were recently published by Chrats about microbial communities.
In the first paper, the authors show how microbial communities change during wine fermentations, what are the differences in microbial composition between vineyards and which ones are the species that are present during problematic fermentations. In the second paper, which is a first-authorship for Chrats, the authors applied a computational approach to two microbial communities (from kefir and wine) to find properties that distinguish a species from the others. For example, in the case of Kefir, the algorithm predicted that Lactobacilllus kefiranofaciens was dominant during Kefir fermentations, probably because of the high amount of amino acid auxotrophies.
Overall, both papers provide new bioinformatics tools to study very complex microbial communities and generate new insights for important fermentations in the food industry.
JBAH-Vol.9 No.10 2019.pdf
Journal of Biology, Agriculture and Healthcare www.iiste.org
Vol.9, No.10, 2019
From Functional Potential of Soil Bacterial Communities Towards Petroleum Hydrocarbons Bioremediation
Molecular ecology researches are rapidly advancing the knowledge of microorganisms associated with
petroleum hydrocarbon degradation, one of the major large-scale pollutants in terrestrial ecosystems. The design
and monitoring of bioremediation techniques for hydrocarbons rely on a thorough understanding of the diversity
of enzymes involved in the processes of hydrocarbon degradation and the microbes that harbor their allocated
genes. This review describes the impact of hydrocarbon pollution on soil microbial communities, the state of the
art of detecting functional genes, and functional groups. We will focus on i) the structure, function and
succession behavior of microbial communities exposed to hydrocarbons, ii) key genes and pathways, iii) future
prospect into bioremediation of petroleum hydrocarbons in aerobic environments. The aim is to get a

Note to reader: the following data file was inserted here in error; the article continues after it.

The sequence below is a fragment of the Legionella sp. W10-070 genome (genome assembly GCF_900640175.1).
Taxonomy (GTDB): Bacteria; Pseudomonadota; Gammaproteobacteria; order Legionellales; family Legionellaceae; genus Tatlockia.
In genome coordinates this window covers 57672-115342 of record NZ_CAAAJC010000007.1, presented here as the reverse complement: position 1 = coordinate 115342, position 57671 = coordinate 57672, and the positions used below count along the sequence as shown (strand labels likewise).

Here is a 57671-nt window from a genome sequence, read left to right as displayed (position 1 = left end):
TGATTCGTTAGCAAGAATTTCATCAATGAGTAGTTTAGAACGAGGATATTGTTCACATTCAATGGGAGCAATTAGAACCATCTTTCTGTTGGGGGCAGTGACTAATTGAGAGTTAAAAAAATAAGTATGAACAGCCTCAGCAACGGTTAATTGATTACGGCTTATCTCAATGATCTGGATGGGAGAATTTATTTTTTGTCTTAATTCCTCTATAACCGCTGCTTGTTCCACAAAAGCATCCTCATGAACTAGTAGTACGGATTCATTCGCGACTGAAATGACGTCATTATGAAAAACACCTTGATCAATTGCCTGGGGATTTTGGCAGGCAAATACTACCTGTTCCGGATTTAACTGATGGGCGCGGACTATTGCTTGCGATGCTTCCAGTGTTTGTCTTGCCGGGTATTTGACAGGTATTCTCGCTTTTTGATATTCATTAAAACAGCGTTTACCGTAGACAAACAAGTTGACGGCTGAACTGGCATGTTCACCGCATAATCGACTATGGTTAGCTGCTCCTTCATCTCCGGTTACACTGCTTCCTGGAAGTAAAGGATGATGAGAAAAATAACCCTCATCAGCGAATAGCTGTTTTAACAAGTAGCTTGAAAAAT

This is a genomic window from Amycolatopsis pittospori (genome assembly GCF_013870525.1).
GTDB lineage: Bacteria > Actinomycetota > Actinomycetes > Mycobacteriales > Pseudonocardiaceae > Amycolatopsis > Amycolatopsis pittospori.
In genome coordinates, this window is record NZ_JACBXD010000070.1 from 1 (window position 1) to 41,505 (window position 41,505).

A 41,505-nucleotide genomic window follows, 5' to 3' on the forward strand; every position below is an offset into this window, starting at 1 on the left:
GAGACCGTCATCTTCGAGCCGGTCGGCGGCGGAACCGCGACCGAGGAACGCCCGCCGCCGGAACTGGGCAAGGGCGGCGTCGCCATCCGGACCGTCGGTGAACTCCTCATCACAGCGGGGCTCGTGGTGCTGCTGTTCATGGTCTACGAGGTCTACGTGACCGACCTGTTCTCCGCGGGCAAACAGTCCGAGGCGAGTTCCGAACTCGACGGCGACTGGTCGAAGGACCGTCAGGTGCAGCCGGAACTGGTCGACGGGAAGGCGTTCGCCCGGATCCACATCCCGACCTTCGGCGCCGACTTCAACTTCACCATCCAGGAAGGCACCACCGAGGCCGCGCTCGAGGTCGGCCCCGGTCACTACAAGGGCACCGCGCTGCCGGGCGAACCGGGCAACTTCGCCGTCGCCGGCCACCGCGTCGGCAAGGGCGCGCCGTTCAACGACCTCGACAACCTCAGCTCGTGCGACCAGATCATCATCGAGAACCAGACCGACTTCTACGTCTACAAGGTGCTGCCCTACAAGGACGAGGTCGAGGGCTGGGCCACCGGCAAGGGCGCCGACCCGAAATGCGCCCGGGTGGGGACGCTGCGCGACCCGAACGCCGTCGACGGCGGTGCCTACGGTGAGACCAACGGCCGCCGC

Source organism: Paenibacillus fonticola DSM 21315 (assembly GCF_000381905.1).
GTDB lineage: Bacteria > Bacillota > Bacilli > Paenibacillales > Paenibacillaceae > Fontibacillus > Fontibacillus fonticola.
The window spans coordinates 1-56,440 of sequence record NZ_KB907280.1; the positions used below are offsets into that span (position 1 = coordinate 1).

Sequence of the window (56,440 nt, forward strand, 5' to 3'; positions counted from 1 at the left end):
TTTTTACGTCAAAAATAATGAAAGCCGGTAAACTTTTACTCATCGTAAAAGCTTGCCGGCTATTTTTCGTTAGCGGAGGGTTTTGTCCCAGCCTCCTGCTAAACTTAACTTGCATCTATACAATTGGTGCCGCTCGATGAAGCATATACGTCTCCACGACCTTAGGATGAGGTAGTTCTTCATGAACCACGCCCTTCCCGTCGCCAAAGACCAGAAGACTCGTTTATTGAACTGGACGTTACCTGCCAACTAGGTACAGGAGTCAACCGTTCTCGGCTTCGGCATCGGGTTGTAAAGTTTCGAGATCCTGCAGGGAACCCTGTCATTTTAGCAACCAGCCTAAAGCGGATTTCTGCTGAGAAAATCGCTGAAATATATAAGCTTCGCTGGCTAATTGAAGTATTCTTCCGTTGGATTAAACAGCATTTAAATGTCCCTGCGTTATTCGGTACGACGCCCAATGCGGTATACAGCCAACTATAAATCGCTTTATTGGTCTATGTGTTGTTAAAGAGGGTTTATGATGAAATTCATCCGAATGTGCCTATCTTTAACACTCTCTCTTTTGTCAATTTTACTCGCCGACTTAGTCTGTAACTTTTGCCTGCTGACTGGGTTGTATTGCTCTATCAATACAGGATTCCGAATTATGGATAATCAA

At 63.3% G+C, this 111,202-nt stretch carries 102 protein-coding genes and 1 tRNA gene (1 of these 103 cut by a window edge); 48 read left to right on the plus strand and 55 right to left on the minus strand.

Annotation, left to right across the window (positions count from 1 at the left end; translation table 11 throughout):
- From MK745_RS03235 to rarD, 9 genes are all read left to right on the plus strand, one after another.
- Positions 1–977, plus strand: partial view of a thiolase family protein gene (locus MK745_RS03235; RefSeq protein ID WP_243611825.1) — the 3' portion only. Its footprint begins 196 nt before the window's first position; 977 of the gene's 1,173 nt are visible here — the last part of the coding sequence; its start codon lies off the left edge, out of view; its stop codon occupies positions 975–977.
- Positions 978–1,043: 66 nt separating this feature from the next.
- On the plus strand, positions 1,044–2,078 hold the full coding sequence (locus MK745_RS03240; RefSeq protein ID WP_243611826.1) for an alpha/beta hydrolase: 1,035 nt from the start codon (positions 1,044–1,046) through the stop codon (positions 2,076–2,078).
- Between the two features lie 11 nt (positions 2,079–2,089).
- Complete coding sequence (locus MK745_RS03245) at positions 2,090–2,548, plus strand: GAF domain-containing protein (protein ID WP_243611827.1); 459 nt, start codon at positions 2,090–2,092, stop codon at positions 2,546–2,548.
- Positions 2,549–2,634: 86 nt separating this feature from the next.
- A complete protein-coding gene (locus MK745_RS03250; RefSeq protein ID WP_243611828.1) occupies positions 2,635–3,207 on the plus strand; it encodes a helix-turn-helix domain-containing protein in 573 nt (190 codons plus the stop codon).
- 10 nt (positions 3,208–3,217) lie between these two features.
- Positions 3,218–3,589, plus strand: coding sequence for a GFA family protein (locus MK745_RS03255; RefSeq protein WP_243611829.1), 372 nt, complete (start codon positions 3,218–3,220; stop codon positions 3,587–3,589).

fundamental insight in these issues to ultimately improve petroleum hydrocarbons bioremediation.
We were represented well at the first edition of the multidisciplinary congress for life scientists: NWO Life 2019.
Coco presented the three different methods that she developed to measure bacterial responses to antibiotics. Checkerboards, fermentors and droplets: Coco uses all of them to distinguish who invades, who resides, and who persists. Given that similar bacteria can invade, reside or persist in our own bodies, there is little need to explain the relevance of this work.
Rinke also uses droplets, but for a different question: can cells communicate? And if so, can they send specific messages to close-by cells, or are their messages open for everyone? She showed that cells can only communicate privately if they live really close together (literally glued to one another). Although this seems abstract at first, it has important consequences for the evolution of symbiotic species: several bacteria that work together to grow faster (which is for example important in yoghurt production). Rinke expects that partnerships can only arise if cheaters are excluded. Conclusion: the partners should have evolved really close together. We all hope that future experiments will tell if this prediction is correct.
Besides our own delegation, there were many enthusiastic speakers. Most impressive were probably the keynote speakers: Iain Couzin and Ottoline Leyser. They talked with so much conviction that it didn’t matter that their research fields were quite far away from microbiology.